30 review for Saga Boy: My Life of Blackness and Becoming

  1. 4 out of 5

    Antonio Downing

    Yes I've rated my own book because it is like my child and though I see all its flaws I love it intensely. It is the story of a person finding their way, of a family making the most of the difficult hand they're dealt. Though it is a particular story of Blackness, immigration, fish-out-of-water, masculinity, vulnerability and creativity, if I have done my job it is a story of the human heart. A place we are all familiar with. If you've ever had to leave everything behind and start again somewher Yes I've rated my own book because it is like my child and though I see all its flaws I love it intensely. It is the story of a person finding their way, of a family making the most of the difficult hand they're dealt. Though it is a particular story of Blackness, immigration, fish-out-of-water, masculinity, vulnerability and creativity, if I have done my job it is a story of the human heart. A place we are all familiar with. If you've ever had to leave everything behind and start again somewhere else, or a grandmother that inspired you, or a difficult relationship with your family's history, or known the solitary feeling of being the outsider, you will hopefully find a nourishing richness here. I hope that it is a celebration of our shared humanity from my heart to yours.

  2. 5 out of 5

    2TReads

    This was a memoir of love, loss, pain, forgiveness, self-actualization, and self-acceptance. Downing shared all his vulnerabilities, missteps, and ultimate triumph. -All I wanted was a home. For the ground to stop shifting beneath my feet. For something, anything, to stay the same long enough for me to feel rooted- Tony. 🌴 That quote sums up what Tony grew up wanting, what he needed to secure his emotional, mental, and physical well-being. The writing is simple yet poignant with a certain lyricism This was a memoir of love, loss, pain, forgiveness, self-actualization, and self-acceptance. Downing shared all his vulnerabilities, missteps, and ultimate triumph. -All I wanted was a home. For the ground to stop shifting beneath my feet. For something, anything, to stay the same long enough for me to feel rooted- Tony. 🌴 That quote sums up what Tony grew up wanting, what he needed to secure his emotional, mental, and physical well-being. The writing is simple yet poignant with a certain lyricism that is wholly Caribbean when we got it. 🌴 Downing writes with an almost brash quality. The prose is crisp and no-nonsense even when sharing trauma, he approaches it with the vulnerability and steel that can be found existing dually in children. 🌻 But when he speaks of his grandmother, there is beauty and love and poetry in the way he depicts her strength and faith and eventually her encroaching weakness. His recollection of his childhood in Trinidad is lush with descriptions of friends, land, rivalry, mischief, faith, and yearning. 🌻 However when he moves to Canada, everything is different: he is always an oddity and so seeks acceptance, feeling a lack because there is no familiarity and no one tries to ease his way into this new social construct. 🍁 I was struck by Downing's intuition and survival instincts, even when he is the smallest person in the room, which is often, he is always aware and watchful, almost as if he is reading, absorbing the facets of the situation, learning, so that he is then able to transform what he has learned into something beneficial. 🍁 He also writes with an awareness that the region's own will recognize when it comes to the influence and constructed models left behind and instituted by our former colonizers. The language, schooling, religion, and social behaviours and mores. 🍁 As he grows older, he is able to identify the dysfunction and failure of his parents to provide with the stability and love that would have enabled him to have come into himself sooner and with fortitude. He is then able to take the steps towards confronting that failure and thus move towards healing, which is a lifelong activity. 🍁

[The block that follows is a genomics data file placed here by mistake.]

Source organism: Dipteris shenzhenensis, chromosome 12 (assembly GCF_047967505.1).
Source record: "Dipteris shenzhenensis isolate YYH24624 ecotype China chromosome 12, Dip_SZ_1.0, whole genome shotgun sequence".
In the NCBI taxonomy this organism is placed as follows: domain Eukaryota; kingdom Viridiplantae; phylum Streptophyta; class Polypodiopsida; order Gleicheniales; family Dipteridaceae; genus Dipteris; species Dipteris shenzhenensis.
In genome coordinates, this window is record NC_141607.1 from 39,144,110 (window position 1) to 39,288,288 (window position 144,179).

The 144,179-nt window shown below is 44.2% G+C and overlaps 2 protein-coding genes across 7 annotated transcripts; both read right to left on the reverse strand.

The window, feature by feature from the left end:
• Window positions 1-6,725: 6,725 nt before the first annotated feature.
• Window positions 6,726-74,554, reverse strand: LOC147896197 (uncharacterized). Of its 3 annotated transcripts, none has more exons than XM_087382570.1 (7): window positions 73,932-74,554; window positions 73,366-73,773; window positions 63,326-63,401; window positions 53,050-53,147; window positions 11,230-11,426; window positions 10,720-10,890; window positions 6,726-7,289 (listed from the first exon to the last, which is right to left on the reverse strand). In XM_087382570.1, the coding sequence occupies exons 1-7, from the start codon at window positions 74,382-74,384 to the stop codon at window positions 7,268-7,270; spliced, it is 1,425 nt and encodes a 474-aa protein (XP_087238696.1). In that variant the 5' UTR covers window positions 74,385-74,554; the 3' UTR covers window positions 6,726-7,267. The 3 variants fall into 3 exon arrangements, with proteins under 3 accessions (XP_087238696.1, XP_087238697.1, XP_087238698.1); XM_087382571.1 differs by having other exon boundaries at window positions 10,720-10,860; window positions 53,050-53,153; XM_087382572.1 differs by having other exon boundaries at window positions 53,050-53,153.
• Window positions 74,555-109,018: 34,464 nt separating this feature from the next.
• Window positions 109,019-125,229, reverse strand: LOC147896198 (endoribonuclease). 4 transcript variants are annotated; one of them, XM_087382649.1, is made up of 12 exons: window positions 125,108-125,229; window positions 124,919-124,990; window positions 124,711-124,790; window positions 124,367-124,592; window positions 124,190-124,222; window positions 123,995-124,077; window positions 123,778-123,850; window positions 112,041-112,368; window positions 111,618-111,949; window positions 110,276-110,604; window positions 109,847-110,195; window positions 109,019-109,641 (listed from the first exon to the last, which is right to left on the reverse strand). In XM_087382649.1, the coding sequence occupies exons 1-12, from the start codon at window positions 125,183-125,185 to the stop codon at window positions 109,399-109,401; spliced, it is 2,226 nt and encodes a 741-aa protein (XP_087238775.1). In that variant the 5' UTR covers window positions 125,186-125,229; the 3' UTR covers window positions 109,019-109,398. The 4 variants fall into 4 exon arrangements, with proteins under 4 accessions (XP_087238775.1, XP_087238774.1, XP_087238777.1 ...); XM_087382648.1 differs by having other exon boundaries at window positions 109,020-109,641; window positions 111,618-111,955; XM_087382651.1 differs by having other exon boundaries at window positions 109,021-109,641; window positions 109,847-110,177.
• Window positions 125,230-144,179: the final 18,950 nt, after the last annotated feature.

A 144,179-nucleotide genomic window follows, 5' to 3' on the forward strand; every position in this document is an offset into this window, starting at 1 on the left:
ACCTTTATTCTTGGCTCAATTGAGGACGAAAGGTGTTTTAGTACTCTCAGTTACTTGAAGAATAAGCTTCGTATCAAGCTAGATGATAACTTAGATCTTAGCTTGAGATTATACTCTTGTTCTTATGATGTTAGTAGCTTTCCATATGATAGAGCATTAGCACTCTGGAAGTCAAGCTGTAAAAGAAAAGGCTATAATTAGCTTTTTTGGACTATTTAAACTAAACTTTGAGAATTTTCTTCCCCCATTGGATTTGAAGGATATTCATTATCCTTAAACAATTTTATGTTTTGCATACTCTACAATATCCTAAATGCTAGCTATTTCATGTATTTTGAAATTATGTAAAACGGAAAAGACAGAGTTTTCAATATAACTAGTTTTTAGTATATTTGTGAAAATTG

3. 4 out of 5

    John